Becca’s Brand Breakdown

Hi! I’m Becca, Company B’s newest intern. For the last month of high school, instead of dreary homework and rigorous tests, I’ve had the pleasure of working at Company B.

For my first project as an intern I chose two brands to investigate on social media. I began by trying to find the brands that were most popular among my friends on Facebook. As I narrowed down my choices, I realized that similar brands had discordant numbers.

One hundred and fourteen of my friends had liked YouTube, but only a measly 16 had liked Netflix. This sparked my curiosity. If my friends constitute the goal demographic, what are companies doing to appeal to a certain audience? And does success among my friends signify actual success? 

I focused on two of the most popular brands: Forever 21 and Starbucks. The Forever 21 Facebook page is a mash-up of trendy products, interactive experiences, and links to their blog, Instagram, and Twitter. It clearly works, because 95 of my friends had liked it, attracted to the bright photos, hashtags, and snappy captions. One fascinating image says, in hot pink writing, “Stay positive and good things will happen. Chill.” The karmic spirt, hip model, and use of teenage slang (“Chill.”) epitomizes Forever 21‘s philosophies. It embraces the carefree spirit of casually stylish girls, while remaining on-trend with both fashion and colloquialisms.

Forever 21 posts small photo albums, collections of 20-odd pieces along a certain theme, so as not to overwhelm. They also post pictures of one model wearing similar outfits. This strategy inspires followers to imagine themselves in the model’s place, and suggests versatility. In addition, followers are invited to events, such as music festivals, and offered style tips as a reward for their virtual support.

Facebook also serves as a link between the customer and Forever 21’s website and blog. The website sells Forever 21’s stock, organized by price, type, and color, while the blog offers links to contests, Instagram challenges, makeup tutorials, beauty products, and fashion music videos. Because the brand content connects to all different types of social media, and because Forever 21 incorporates videos, makeup and contests into their publicity, the company can reach more members of its target demographic.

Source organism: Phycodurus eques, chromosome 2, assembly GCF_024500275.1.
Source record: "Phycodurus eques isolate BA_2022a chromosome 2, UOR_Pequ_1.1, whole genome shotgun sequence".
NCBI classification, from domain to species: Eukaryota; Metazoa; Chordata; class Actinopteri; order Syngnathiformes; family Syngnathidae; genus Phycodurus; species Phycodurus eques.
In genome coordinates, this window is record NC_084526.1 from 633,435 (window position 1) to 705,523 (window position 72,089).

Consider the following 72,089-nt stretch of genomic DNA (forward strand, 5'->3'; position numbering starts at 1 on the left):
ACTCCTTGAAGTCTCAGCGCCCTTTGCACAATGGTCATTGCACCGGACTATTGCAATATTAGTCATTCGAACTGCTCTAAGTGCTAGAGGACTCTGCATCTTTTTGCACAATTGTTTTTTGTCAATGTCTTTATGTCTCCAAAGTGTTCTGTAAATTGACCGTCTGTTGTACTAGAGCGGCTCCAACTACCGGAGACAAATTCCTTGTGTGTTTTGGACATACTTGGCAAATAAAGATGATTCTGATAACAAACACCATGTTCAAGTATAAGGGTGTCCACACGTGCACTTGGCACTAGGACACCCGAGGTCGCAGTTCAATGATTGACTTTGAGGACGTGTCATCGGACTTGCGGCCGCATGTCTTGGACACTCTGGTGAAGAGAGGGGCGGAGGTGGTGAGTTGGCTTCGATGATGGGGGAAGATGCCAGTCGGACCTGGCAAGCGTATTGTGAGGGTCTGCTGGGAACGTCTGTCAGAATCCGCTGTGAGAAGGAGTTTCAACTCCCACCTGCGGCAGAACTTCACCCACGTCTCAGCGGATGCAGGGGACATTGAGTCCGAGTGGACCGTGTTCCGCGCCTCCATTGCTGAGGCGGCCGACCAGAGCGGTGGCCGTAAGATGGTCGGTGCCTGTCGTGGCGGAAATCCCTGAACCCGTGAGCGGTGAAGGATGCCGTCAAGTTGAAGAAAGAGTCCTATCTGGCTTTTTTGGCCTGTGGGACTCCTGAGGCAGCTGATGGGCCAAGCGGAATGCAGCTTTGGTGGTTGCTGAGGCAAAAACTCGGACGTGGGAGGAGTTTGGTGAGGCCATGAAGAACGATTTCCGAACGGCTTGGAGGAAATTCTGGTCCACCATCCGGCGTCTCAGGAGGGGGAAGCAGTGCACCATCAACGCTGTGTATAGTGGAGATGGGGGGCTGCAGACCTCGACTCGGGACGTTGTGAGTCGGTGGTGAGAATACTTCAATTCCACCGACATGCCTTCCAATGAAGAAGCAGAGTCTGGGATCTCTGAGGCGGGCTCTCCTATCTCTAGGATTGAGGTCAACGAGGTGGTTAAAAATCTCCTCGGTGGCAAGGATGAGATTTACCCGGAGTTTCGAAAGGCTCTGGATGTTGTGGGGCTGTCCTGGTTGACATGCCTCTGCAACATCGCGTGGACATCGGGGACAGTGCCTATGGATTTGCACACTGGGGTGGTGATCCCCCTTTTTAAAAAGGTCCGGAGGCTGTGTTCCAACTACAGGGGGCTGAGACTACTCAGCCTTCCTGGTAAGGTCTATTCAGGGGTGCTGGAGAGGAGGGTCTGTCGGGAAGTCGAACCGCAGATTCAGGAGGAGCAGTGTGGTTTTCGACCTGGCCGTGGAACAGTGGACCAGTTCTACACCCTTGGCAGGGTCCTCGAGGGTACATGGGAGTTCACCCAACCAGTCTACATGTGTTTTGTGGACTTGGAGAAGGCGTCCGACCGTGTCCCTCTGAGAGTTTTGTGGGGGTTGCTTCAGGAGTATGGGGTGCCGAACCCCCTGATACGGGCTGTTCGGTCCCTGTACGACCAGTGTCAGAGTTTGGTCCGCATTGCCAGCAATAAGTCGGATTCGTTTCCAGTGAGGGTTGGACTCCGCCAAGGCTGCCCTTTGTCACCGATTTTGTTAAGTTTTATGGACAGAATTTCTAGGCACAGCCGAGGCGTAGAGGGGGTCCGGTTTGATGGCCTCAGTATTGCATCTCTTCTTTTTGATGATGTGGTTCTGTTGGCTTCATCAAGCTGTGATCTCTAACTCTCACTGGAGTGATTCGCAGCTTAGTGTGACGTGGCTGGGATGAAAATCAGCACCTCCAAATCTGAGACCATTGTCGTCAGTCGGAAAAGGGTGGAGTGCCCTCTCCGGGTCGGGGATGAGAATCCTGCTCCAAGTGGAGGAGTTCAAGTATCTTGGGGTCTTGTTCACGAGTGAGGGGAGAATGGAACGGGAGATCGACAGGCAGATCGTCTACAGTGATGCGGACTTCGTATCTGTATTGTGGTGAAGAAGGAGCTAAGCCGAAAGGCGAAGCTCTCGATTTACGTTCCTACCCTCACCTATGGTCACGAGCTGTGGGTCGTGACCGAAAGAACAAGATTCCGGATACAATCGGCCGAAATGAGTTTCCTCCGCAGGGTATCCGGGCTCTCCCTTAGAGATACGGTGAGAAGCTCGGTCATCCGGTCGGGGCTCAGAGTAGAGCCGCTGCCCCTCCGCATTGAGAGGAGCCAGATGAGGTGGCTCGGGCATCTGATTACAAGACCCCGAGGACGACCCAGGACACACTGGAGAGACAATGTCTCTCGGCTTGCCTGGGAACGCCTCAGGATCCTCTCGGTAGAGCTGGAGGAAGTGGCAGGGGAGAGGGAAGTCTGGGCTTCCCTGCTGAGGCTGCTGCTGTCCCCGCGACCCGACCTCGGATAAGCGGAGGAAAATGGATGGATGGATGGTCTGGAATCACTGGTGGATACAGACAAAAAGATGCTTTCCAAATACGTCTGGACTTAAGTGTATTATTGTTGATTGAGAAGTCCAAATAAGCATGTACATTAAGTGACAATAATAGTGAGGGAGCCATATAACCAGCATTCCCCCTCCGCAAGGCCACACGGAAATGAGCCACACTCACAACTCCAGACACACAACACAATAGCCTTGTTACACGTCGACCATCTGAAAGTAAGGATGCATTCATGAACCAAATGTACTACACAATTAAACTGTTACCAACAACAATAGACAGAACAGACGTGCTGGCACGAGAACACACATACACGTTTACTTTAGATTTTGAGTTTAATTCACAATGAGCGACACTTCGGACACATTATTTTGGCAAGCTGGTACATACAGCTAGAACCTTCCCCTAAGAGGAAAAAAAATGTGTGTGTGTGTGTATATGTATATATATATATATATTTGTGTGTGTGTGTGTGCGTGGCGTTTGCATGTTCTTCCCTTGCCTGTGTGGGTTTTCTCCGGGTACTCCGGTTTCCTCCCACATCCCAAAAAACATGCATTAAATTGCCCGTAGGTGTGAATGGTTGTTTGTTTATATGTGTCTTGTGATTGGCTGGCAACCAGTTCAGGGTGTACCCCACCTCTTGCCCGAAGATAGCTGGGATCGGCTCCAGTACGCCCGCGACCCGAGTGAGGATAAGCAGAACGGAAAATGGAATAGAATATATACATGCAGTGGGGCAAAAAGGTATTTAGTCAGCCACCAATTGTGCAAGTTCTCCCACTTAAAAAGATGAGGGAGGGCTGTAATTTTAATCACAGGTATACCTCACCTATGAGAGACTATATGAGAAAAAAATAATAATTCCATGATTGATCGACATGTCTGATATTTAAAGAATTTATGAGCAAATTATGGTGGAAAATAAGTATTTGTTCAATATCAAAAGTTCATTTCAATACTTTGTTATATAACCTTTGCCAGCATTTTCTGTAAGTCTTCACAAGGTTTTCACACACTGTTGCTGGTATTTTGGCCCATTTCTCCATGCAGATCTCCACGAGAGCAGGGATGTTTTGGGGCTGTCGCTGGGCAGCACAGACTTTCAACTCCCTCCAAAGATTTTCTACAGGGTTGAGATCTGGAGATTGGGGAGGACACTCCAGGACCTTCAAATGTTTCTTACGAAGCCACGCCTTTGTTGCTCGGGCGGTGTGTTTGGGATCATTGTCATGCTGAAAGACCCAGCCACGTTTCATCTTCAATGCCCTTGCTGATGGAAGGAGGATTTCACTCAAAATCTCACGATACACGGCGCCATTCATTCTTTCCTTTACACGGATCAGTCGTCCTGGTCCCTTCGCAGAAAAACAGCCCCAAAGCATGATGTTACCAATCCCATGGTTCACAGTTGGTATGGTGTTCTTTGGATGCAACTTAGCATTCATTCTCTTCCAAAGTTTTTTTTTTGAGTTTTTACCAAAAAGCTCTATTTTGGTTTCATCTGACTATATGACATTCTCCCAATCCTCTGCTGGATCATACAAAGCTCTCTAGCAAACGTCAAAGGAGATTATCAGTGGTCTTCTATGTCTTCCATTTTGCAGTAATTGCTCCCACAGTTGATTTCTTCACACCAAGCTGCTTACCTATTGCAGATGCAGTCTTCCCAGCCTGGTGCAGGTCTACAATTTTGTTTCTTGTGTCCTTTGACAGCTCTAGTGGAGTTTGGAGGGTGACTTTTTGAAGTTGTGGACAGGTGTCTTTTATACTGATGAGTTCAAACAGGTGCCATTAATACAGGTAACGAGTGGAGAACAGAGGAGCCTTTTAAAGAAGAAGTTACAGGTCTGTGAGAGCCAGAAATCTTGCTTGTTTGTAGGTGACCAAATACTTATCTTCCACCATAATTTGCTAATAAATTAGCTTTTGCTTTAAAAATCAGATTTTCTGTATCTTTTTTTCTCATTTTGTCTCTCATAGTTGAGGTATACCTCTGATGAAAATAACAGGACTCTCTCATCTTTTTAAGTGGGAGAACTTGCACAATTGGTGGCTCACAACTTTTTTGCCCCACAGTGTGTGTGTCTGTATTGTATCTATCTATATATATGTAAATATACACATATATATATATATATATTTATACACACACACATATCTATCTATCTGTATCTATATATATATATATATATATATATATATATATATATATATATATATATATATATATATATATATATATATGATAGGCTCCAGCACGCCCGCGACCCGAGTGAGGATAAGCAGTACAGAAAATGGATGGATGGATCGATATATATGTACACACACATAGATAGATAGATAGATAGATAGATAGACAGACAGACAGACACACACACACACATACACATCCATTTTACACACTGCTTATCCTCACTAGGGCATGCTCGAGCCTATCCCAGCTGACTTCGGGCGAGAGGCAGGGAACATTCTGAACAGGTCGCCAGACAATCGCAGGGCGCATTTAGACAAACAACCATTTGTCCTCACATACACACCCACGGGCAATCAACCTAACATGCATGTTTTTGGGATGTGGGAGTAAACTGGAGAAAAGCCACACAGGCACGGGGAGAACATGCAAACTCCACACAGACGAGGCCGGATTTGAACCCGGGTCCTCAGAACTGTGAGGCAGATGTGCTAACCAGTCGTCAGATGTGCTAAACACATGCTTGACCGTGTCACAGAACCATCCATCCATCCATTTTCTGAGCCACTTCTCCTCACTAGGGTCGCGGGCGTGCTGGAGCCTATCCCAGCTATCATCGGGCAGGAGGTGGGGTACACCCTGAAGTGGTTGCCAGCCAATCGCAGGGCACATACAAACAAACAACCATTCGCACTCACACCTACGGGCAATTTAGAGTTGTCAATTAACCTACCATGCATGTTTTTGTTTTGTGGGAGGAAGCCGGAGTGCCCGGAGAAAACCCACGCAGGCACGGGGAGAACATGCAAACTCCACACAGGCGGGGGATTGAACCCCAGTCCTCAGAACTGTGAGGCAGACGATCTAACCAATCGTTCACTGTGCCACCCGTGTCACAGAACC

Becca interviewed Bonnie during her internship.

Becca interviewed Bonnie during her internship.

So what sets the brand apart?

One of Forever 21’s largest competitors only received likes from 16 of my friends. This brand’s collections and pictures have weaker captions and boring beige backgrounds. The pictures look like advertisements in a catalogue, instead of candids of fashionable young women. This could be deliberate; as the competitor is an international company, and thus its online media may pack more of a punch if it translates seamlessly into the style and culture of diverse markets. And indeed, it has a higher net worth and total number of Facebook likes than Forever 21. So why is this generally successful company so ineffective at getting likes from the demographic of my friends? I think that the conventional tone of their posts, though it may appeal to a large market, lacks the spark that attracts teenage shoppers. But there’s no reason to shut down large portions of their market by advertising exclusively to teenage girls.